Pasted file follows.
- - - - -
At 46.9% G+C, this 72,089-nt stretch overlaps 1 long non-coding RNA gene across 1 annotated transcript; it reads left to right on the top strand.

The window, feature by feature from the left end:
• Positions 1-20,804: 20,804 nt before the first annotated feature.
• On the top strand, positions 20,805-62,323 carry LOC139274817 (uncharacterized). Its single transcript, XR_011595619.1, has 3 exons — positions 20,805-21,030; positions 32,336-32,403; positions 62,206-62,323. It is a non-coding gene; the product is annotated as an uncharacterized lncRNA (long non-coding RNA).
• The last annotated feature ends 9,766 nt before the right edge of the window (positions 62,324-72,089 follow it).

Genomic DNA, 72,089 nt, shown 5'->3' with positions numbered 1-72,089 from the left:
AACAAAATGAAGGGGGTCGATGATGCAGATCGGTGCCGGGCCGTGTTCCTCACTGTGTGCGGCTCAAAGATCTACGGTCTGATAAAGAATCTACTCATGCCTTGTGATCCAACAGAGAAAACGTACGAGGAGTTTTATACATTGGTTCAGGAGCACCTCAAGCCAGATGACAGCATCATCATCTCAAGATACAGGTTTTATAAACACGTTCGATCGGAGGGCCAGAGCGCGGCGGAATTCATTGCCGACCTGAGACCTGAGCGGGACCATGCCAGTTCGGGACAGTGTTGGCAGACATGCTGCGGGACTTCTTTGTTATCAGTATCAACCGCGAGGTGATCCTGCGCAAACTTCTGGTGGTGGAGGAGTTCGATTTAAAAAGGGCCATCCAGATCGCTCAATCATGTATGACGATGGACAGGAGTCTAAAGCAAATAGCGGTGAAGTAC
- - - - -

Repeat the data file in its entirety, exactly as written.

At 46.9% G+C, this 72,089-nt stretch overlaps 1 long non-coding RNA gene across 1 annotated transcript; it reads left to right on the top strand.

The window, feature by feature from the left end:
• Positions 1-20,804: 20,804 nt before the first annotated feature.
• On the top strand, positions 20,805-62,323 carry LOC139274817 (uncharacterized). Its single transcript, XR_011595619.1, has 3 exons — positions 20,805-21,030; positions 32,336-32,403; positions 62,206-62,323. It is a non-coding gene; the product is annotated as an uncharacterized lncRNA (long non-coding RNA).
• The last annotated feature ends 9,766 nt before the right edge of the window (positions 62,324-72,089 follow it).

Genomic DNA, 72,089 nt, shown 5'->3' with positions numbered 1-72,089 from the left:
AACAAAATGAAGGGGGTCGATGATGCAGATCGGTGCCGGGCCGTGTTCCTCACTGTGTGCGGCTCAAAGATCTACGGTCTGATAAAGAATCTACTCATGCCTTGTGATCCAACAGAGAAAACGTACGAGGAGTTTTATACATTGGTTCAGGAGCACCTCAAGCCAGATGACAGCATCATCATCTCAAGATACAGGTTTTATAAACACGTTCGATCGGAGGGCCAGAGCGCGGCGGAATTCATTGCCGACCTGAGACCTGAGCGGGACCATGCCAGTTCGGGACAGTGTTGGCAGACATGCTGCGGGACTTCTTTGTTATCAGTATCAACCGCGAGGTGATCCTGCGCAAACTTCTGGTGGTGGAGGAGTTCGATTTAAAAAGGGCCATCCAGATCGCTCAATCATGTATGACGATGGACAGGAGTCTAAAGCAAATAGCGGTGAAGTAC